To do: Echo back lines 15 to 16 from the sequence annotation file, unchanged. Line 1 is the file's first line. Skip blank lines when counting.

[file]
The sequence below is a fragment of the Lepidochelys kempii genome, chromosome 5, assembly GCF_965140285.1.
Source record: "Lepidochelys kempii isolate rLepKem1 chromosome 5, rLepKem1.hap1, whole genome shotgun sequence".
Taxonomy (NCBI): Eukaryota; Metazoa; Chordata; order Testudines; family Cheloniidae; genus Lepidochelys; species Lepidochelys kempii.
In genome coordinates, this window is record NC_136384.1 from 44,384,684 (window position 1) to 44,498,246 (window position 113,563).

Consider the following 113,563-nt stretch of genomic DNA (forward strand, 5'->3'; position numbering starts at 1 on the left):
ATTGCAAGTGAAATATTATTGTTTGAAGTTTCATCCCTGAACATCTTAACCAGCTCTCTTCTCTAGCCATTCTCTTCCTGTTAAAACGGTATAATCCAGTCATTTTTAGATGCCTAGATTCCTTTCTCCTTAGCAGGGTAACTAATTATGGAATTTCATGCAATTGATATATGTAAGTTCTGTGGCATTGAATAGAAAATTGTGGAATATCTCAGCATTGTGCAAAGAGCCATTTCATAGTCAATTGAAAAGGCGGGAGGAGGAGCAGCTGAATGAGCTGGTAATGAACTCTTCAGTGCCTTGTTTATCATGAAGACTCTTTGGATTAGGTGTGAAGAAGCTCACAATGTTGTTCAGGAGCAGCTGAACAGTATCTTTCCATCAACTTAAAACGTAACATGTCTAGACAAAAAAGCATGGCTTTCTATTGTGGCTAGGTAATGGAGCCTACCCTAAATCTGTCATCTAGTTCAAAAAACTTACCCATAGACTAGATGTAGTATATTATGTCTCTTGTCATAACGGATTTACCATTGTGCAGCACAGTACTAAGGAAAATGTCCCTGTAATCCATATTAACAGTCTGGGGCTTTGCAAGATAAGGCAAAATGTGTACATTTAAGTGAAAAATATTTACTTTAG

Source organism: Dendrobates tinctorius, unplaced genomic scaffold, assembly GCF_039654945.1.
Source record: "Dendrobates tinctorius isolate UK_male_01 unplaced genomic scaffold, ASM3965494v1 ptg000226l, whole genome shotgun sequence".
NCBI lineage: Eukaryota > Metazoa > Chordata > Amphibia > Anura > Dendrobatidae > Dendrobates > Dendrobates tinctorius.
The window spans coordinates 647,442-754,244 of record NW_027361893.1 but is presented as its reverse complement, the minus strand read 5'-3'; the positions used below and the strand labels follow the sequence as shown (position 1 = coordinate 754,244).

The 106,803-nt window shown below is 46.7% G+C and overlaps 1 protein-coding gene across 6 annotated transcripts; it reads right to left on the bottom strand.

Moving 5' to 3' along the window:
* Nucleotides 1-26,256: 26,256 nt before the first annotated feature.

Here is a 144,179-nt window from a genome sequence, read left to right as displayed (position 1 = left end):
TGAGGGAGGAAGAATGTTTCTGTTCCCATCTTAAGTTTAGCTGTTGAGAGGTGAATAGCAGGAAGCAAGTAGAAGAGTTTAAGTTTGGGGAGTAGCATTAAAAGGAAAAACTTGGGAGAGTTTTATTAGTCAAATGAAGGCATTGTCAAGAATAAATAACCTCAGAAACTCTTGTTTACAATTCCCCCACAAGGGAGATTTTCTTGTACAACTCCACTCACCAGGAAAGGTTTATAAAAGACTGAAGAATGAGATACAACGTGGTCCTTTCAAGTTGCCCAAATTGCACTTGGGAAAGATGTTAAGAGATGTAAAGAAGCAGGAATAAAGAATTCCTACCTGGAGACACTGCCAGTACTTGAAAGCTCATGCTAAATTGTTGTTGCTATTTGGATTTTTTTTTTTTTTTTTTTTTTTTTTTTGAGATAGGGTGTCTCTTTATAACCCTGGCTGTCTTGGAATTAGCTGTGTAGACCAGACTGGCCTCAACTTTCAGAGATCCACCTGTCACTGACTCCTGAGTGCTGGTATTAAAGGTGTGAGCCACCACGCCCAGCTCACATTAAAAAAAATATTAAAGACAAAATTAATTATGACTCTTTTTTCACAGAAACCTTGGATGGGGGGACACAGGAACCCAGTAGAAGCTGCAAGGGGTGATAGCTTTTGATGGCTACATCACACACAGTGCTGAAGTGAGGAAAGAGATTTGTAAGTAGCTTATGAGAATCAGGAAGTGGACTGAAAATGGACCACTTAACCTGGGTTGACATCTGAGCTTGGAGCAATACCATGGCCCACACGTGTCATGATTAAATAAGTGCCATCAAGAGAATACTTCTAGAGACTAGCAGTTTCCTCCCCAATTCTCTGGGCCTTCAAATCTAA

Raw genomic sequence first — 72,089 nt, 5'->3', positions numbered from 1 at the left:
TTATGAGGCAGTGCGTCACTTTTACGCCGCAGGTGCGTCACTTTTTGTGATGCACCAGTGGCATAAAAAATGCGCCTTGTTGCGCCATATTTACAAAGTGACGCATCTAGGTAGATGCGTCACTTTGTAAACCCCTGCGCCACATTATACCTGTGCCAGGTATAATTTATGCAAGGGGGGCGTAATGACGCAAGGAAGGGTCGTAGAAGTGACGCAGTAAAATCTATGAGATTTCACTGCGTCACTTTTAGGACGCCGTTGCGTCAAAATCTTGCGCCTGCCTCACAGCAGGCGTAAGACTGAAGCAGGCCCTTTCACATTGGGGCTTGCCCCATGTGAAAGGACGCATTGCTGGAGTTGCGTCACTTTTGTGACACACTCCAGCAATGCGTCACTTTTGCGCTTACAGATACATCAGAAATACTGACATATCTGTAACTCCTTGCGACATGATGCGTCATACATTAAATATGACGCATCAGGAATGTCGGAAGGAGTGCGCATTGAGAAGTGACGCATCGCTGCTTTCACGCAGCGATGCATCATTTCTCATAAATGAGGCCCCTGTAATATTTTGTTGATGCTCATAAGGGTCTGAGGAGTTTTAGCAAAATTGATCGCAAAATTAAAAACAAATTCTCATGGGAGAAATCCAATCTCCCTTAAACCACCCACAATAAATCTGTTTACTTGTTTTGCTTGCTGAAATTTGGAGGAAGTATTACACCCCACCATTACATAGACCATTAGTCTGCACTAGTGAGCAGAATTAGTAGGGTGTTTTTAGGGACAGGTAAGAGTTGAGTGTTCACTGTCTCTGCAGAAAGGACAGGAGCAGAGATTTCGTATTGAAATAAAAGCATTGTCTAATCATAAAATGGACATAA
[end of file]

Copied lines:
TGAGGGAGGAAGAATGTTTCTGTTCCCATCTTAAGTTTAGCTGTTGAGAGGTGAATAGCAGGAAGCAAGTAGAAGAGTTTAAGTTTGGGGAGTAGCATTAAAAGGAAAAACTTGGGAGAGTTTTATTAGTCAAATGAAGGCATTGTCAAGAATAAATAACCTCAGAAACTCTTGTTTACAATTCCCCCACAAGGGAGATTTTCTTGTACAACTCCACTCACCAGGAAAGGTTTATAAAAGACTGAAGAATGAGATACAACGTGGTCCTTTCAAGTTGCCCAAATTGCACTTGGGAAAGATGTTAAGAGATGTAAAGAAGCAGGAATAAAGAATTCCTACCTGGAGACACTGCCAGTACTTGAAAGCTCATGCTAAATTGTTGTTGCTATTTGGATTTTTTTTTTTTTTTTTTTTTTTTTTTTGAGATAGGGTGTCTCTTTATAACCCTGGCTGTCTTGGAATTAGCTGTGTAGACCAGACTGGCCTCAACTTTCAGAGATCCACCTGTCACTGACTCCTGAGTGCTGGTATTAAAGGTGTGAGCCACCACGCCCAGCTCACATTAAAAAAAATATTAAAGACAAAATTAATTATGACTCTTTTTTCACAGAAACCTTGGATGGGGGGACACAGGAACCCAGTAGAAGCTGCAAGGGGTGATAGCTTTTGATGGCTACATCACACACAGTGCTGAAGTGAGGAAAGAGATTTGTAAGTAGCTTATGAGAATCAGGAAGTGGACTGAAAATGGACCACTTAACCTGGGTTGACATCTGAGCTTGGAGCAATACCATGGCCCACACGTGTCATGATTAAATAAGTGCCATCAAGAGAATACTTCTAGAGACTAGCAGTTTCCTCCCCAATTCTCTGGGCCTTCAAATCTAA

Raw genomic sequence first — 72,089 nt, 5'->3', positions numbered from 1 at the left: